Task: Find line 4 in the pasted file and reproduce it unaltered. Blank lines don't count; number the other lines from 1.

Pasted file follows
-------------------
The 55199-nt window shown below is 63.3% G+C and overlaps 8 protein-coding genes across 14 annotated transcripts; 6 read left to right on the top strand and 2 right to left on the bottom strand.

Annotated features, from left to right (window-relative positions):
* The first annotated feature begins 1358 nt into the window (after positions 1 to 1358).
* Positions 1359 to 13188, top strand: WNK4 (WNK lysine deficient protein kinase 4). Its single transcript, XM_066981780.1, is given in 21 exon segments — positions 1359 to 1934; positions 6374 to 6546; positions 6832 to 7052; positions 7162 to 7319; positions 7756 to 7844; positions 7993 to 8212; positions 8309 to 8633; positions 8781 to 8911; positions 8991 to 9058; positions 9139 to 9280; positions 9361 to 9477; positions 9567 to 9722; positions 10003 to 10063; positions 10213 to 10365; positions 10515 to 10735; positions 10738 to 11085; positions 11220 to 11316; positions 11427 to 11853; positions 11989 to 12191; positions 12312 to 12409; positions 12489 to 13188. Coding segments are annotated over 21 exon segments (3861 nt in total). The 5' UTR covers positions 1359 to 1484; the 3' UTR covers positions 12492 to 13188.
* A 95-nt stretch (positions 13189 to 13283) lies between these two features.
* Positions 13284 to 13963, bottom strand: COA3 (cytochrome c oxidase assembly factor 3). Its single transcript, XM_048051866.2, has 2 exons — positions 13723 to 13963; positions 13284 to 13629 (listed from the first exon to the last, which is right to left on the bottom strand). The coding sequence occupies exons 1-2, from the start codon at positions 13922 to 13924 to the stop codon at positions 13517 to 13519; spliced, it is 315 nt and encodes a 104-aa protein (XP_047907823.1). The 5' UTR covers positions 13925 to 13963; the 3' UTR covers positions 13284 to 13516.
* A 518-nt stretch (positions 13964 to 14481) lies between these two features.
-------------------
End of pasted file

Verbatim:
* Positions 1359 to 13188, top strand: WNK4 (WNK lysine deficient protein kinase 4). Its single transcript, XM_066981780.1, is given in 21 exon segments — positions 1359 to 1934; positions 6374 to 6546; positions 6832 to 7052; positions 7162 to 7319; positions 7756 to 7844; positions 7993 to 8212; positions 8309 to 8633; positions 8781 to 8911; positions 8991 to 9058; positions 9139 to 9280; positions 9361 to 9477; positions 9567 to 9722; positions 10003 to 10063; positions 10213 to 10365; positions 10515 to 10735; positions 10738 to 11085; positions 11220 to 11316; positions 11427 to 11853; positions 11989 to 12191; positions 12312 to 12409; positions 12489 to 13188. Coding segments are annotated over 21 exon segments (3861 nt in total). The 5' UTR covers positions 1359 to 1484; the 3' UTR covers positions 12492 to 13188.